Marie Francois Xavier Bichat, a French anatomist and physiologist, born at Thoirette-en-Bresse, department of the Am, Nov. 11, 1771, died in Paris, July 22,1802. He was a student of the Jesuit seminary of St. Irenee at Lyons until the revolution in 1789, when he returned home and began the study of anatomy under his father, a physician at Poncin, and afterward attended lectures at the hospital of Lyons. Driven from Lyons again by the revolution, he went in 1793 to Paris to study surgery under Desault at the H6tel Dieu, who, pleased with his zeal and ability, invited him to reside in his own house, subsequently adopted him as his son, and destined him to be his successor. After the death of Desault (1795) Bichat arranged and published the works of his master, and opened a school of anatomy, physiology, and surgery. He also undertook a series of experiments on the chemical, physical, physiological, and vital properties of the different tissues of the animal economy. During a severe attack of illness, caused by overwork, he passed the time in maturing his views of anatomy and physiology, and sketched the plan of the works in which these views were afterward developed. As soon as he had partially recovered, he recommenced his labors.

In spite of increasing weakness, he continued to pass several hours a day in a damp cellar, macerating animal tissues and making various experiments to ascertain the properties of each particular kind of structure in the organs of the body. In a short time he was seized with typhoid fever, which proved fatal in the course of 14 days. Although he had lived less than 31 years, he had done enough already to immortalize his name. He was the first who undertook a systematic analysis to reduce the complex structures of the body to their elementary tissues, and to ascertain the peculiar properties, chemical, physical, and vital, which characterize each simple tissue. The idea of such a work had been suggested by partial analyses before, but his Anatomie generate formed a new era in the development of that branch of science. The work abounds with minute and laborious research, extensive and elaborate experiment, conducted with intuitive insight and practical skill; and though a monument of fame, it was completed and published in a year. It was recognized at once and universally as the work of a great genius. Soon after its publication he commenced his Anatomie descriptive, conceived on a new plan; this was left unfinished, but was completed according to his directions by his friends and disciples.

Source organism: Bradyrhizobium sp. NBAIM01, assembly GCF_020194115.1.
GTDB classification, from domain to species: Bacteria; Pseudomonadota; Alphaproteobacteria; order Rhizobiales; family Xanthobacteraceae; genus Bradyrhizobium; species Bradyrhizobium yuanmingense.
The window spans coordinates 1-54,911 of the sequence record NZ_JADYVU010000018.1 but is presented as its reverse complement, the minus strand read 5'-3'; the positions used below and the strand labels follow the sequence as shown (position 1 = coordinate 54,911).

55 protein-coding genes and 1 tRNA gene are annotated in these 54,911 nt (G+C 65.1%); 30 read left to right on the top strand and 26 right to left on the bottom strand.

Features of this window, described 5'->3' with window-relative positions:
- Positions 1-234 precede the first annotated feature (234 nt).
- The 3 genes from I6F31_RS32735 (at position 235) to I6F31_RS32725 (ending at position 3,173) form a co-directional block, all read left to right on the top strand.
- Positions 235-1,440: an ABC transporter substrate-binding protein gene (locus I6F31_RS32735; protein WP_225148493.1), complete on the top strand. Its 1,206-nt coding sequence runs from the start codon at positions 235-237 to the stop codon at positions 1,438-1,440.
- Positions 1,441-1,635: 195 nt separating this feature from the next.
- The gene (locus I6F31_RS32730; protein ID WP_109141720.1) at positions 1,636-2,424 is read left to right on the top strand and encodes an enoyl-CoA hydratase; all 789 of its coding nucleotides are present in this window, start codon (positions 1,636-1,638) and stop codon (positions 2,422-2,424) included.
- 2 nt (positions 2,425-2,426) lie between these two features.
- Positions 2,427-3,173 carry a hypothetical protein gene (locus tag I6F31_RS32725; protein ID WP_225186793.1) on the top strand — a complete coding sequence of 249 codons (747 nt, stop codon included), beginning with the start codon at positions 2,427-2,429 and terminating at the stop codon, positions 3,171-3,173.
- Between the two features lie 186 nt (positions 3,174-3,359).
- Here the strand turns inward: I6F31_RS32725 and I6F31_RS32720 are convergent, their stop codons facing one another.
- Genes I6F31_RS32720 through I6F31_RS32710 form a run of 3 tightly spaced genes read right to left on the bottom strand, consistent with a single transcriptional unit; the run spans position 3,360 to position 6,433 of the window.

There was little systematic order in the study of anatomy and physiology before this time. Dissections were made chiefly with a view to the practical art of surgery alone, and not with any comprehensive view of general analysis. He first laid stress on the general distinction between conscious and unconscious life in the body, and the correspondingly incessant action of one set of organs, sleeping or waking, contrasted with the interrupted action of another set of organs, which are active in the waking state and passive during sleep. He divided the organism, therefore, into two distinct mechanisms which he called the organic and relational, or the vegetative and the animal. These distinctions are admitted at the present day, although the vegetative or the organic mechanism is more commonly subdivided into the nutritive and the reproductive systems. He fell into some errors by generalizing too extensively, without a sufficient knowledge of minor facts, and these errors have deterred his followers from pursuing the same course. His Recherches sur la me et la mort contains the germs of a revolution in the study of anatomy and physiology, but its defective definitions and manifest errors have caused them to be overlooked.

The same idea runs through all his works, and that is the distinction between conscious and unconscious bodily life and motion.